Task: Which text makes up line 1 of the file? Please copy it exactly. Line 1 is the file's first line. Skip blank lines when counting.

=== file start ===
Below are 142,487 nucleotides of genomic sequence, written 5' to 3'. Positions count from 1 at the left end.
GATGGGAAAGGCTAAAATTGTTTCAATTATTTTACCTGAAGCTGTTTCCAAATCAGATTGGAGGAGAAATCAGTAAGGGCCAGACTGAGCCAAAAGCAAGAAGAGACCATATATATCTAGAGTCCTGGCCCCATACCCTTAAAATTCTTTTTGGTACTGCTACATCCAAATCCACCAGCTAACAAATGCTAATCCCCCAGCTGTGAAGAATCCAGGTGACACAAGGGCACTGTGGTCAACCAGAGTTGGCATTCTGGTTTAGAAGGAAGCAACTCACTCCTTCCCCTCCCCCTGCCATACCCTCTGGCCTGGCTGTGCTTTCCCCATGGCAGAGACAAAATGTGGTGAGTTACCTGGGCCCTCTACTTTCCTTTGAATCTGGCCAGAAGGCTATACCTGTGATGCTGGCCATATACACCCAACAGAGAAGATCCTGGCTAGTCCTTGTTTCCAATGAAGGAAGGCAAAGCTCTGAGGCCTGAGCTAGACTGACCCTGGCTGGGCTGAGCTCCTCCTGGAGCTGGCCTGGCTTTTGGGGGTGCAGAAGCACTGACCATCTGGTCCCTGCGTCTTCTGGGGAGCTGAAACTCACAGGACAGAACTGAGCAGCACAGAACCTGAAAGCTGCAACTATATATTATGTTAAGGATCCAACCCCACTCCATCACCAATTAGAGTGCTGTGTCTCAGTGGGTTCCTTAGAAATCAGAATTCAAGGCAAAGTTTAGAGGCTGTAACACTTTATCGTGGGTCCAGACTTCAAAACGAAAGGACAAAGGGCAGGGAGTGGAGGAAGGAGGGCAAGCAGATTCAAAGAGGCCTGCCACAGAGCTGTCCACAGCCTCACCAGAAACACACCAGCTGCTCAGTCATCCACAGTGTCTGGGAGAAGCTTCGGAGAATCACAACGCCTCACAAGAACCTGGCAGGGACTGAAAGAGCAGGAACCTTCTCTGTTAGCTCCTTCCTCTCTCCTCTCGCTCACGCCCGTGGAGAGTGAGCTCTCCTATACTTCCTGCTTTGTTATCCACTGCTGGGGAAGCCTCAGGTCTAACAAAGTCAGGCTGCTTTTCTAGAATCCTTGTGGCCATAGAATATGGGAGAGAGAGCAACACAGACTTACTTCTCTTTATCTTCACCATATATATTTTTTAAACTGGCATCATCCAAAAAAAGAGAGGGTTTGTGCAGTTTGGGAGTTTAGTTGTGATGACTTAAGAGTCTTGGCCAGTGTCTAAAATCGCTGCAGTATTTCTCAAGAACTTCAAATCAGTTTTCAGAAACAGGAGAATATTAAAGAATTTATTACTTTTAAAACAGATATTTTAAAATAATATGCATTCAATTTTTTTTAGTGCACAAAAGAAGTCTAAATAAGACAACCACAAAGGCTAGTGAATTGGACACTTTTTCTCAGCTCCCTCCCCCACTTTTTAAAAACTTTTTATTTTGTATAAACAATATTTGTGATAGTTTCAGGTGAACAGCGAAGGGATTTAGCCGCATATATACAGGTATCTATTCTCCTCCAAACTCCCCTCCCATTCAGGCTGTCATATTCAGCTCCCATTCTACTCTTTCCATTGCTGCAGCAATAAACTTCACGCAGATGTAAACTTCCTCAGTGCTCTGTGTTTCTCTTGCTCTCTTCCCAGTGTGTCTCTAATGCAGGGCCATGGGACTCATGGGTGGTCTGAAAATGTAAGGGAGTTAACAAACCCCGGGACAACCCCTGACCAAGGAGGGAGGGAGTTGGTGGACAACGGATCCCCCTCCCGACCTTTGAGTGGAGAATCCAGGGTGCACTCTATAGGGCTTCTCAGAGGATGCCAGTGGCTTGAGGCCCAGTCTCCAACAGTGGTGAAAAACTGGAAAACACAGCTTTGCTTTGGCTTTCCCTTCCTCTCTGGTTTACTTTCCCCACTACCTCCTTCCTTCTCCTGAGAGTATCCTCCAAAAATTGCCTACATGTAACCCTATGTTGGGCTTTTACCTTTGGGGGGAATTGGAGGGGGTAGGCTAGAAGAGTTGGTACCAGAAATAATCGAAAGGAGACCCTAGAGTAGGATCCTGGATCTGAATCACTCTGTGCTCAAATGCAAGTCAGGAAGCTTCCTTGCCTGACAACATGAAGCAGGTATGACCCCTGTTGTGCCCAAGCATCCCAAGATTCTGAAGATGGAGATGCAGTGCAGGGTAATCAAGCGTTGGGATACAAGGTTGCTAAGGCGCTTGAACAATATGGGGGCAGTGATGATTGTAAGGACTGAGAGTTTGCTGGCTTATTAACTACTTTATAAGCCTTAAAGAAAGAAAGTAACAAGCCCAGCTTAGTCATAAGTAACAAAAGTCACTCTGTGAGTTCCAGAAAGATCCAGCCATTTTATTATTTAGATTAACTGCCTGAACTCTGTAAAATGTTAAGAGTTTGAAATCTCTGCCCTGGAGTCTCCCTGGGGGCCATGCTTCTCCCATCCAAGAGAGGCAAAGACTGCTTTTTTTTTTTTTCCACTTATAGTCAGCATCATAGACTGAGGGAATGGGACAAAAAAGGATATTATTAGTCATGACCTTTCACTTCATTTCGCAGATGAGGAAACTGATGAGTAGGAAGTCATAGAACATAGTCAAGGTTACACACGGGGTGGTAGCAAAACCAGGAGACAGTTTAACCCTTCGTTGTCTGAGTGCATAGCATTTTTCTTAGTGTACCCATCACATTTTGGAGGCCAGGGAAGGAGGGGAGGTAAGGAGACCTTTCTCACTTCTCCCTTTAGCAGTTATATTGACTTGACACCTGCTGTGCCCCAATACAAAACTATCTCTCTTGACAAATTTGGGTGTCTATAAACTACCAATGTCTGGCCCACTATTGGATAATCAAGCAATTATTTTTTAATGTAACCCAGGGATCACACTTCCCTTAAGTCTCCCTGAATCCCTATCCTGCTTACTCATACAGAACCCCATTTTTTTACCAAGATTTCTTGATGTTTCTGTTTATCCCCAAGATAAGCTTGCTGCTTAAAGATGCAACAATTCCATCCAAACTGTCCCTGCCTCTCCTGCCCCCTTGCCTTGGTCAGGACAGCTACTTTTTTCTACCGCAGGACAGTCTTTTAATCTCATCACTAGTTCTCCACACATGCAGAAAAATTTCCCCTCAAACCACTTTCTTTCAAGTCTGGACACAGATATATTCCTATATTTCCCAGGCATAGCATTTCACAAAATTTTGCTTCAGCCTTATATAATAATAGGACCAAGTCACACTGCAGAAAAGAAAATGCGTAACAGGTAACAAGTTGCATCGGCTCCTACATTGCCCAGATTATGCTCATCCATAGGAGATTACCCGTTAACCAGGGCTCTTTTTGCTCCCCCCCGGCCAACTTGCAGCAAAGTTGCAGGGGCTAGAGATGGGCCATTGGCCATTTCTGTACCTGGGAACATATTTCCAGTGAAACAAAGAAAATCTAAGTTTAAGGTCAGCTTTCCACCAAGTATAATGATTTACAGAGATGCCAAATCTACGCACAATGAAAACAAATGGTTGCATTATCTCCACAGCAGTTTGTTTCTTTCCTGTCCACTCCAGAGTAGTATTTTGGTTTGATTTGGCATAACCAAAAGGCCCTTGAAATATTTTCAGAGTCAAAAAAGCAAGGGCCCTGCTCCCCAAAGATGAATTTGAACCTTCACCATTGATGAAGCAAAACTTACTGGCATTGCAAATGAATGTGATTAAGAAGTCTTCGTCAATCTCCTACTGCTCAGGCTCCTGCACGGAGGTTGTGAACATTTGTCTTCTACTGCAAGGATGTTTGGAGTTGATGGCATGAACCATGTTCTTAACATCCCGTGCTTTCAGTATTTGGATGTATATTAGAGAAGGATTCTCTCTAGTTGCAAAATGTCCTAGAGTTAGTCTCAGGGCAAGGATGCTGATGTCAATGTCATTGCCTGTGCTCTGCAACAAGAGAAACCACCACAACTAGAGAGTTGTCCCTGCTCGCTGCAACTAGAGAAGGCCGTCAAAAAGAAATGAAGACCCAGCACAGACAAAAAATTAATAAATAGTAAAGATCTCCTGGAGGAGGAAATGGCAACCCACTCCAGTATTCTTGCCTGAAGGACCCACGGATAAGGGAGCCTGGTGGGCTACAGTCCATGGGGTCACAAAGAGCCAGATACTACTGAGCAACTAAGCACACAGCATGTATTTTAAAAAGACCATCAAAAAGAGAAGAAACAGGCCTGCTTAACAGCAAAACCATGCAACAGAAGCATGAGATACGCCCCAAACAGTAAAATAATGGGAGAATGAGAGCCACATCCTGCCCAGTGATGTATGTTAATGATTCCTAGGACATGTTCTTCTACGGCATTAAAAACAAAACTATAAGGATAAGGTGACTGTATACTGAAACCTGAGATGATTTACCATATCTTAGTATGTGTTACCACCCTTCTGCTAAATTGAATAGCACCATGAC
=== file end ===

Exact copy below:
Below are 142,487 nucleotides of genomic sequence, written 5' to 3'. Positions count from 1 at the left end.